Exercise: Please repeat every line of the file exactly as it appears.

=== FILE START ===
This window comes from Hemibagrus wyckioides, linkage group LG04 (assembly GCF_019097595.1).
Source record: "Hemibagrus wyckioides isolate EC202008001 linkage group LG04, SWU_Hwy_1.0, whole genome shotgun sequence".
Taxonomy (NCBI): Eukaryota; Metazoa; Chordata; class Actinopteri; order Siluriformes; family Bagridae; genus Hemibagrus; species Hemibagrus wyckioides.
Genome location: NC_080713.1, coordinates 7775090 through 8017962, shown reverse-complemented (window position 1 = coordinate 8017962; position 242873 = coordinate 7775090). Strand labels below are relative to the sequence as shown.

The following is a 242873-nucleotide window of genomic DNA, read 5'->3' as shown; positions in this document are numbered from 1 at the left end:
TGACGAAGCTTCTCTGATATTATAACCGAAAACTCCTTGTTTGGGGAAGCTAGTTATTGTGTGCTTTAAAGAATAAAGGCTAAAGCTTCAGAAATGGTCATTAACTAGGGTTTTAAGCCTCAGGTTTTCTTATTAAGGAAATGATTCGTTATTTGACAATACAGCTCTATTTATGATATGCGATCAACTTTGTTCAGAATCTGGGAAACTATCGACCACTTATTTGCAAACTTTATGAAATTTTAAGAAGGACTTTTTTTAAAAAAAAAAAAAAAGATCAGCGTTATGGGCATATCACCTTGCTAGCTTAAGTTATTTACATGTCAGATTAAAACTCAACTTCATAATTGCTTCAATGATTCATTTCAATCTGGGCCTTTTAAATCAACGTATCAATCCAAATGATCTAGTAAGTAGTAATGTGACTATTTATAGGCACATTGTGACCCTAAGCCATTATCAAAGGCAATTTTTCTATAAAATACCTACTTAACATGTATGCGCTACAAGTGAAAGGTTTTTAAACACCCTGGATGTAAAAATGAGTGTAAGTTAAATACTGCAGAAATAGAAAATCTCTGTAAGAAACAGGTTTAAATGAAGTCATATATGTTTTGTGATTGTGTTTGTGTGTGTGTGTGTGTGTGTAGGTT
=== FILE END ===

This window comes from Hemibagrus wyckioides, linkage group LG04 (assembly GCF_019097595.1).
Source record: "Hemibagrus wyckioides isolate EC202008001 linkage group LG04, SWU_Hwy_1.0, whole genome shotgun sequence".
Taxonomy (NCBI): Eukaryota; Metazoa; Chordata; class Actinopteri; order Siluriformes; family Bagridae; genus Hemibagrus; species Hemibagrus wyckioides.
Genome location: NC_080713.1, coordinates 7775090 through 8017962, shown reverse-complemented (window position 1 = coordinate 8017962; position 242873 = coordinate 7775090). Strand labels below are relative to the sequence as shown.

The following is a 242873-nucleotide window of genomic DNA, read 5'->3' as shown; positions in this document are numbered from 1 at the left end:
TGACGAAGCTTCTCTGATATTATAACCGAAAACTCCTTGTTTGGGGAAGCTAGTTATTGTGTGCTTTAAAGAATAAAGGCTAAAGCTTCAGAAATGGTCATTAACTAGGGTTTTAAGCCTCAGGTTTTCTTATTAAGGAAATGATTCGTTATTTGACAATACAGCTCTATTTATGATATGCGATCAACTTTGTTCAGAATCTGGGAAACTATCGACCACTTATTTGCAAACTTTATGAAATTTTAAGAAGGACTTTTTTTAAAAAAAAAAAAAAAGATCAGCGTTATGGGCATATCACCTTGCTAGCTTAAGTTATTTACATGTCAGATTAAAACTCAACTTCATAATTGCTTCAATGATTCATTTCAATCTGGGCCTTTTAAATCAACGTATCAATCCAAATGATCTAGTAAGTAGTAATGTGACTATTTATAGGCACATTGTGACCCTAAGCCATTATCAAAGGCAATTTTTCTATAAAATACCTACTTAACATGTATGCGCTACAAGTGAAAGGTTTTTAAACACCCTGGATGTAAAAATGAGTGTAAGTTAAATACTGCAGAAATAGAAAATCTCTGTAAGAAACAGGTTTAAATGAAGTCATATATGTTTTGTGATTGTGTTTGTGTGTGTGTGTGTGTGTGTAGGTT